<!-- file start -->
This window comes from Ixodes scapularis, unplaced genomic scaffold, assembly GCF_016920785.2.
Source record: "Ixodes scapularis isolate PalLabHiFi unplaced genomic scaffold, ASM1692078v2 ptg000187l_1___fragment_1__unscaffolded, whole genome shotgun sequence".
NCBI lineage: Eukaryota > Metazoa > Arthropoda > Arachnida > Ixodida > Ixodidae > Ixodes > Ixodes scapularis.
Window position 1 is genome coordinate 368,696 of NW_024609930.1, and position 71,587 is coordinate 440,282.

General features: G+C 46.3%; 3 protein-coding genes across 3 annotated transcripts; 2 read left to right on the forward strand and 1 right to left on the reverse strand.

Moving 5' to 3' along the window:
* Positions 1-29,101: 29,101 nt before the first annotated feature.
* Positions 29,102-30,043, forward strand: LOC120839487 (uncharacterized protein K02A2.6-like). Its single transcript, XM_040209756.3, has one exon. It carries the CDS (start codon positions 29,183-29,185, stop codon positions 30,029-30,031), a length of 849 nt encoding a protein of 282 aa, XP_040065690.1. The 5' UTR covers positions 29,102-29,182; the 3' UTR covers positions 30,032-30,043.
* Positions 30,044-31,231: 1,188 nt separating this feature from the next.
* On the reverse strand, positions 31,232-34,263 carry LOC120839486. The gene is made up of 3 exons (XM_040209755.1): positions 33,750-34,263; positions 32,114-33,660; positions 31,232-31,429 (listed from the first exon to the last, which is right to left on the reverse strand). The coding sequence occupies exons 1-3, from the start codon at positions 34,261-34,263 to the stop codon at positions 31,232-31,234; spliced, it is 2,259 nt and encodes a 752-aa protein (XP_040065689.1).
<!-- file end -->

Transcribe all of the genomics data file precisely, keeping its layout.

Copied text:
This window comes from Ixodes scapularis, unplaced genomic scaffold, assembly GCF_016920785.2.
Source record: "Ixodes scapularis isolate PalLabHiFi unplaced genomic scaffold, ASM1692078v2 ptg000187l_1___fragment_1__unscaffolded, whole genome shotgun sequence".
NCBI lineage: Eukaryota > Metazoa > Arthropoda > Arachnida > Ixodida > Ixodidae > Ixodes > Ixodes scapularis.
Window position 1 is genome coordinate 368,696 of NW_024609930.1, and position 71,587 is coordinate 440,282.

General features: G+C 46.3%; 3 protein-coding genes across 3 annotated transcripts; 2 read left to right on the forward strand and 1 right to left on the reverse strand.

Moving 5' to 3' along the window:
* Positions 1-29,101: 29,101 nt before the first annotated feature.
* Positions 29,102-30,043, forward strand: LOC120839487 (uncharacterized protein K02A2.6-like). Its single transcript, XM_040209756.3, has one exon. It carries the CDS (start codon positions 29,183-29,185, stop codon positions 30,029-30,031), a length of 849 nt encoding a protein of 282 aa, XP_040065690.1. The 5' UTR covers positions 29,102-29,182; the 3' UTR covers positions 30,032-30,043.
* Positions 30,044-31,231: 1,188 nt separating this feature from the next.
* On the reverse strand, positions 31,232-34,263 carry LOC120839486. The gene is made up of 3 exons (XM_040209755.1): positions 33,750-34,263; positions 32,114-33,660; positions 31,232-31,429 (listed from the first exon to the last, which is right to left on the reverse strand). The coding sequence occupies exons 1-3, from the start codon at positions 34,261-34,263 to the stop codon at positions 31,232-31,234; spliced, it is 2,259 nt and encodes a 752-aa protein (XP_040065689.1).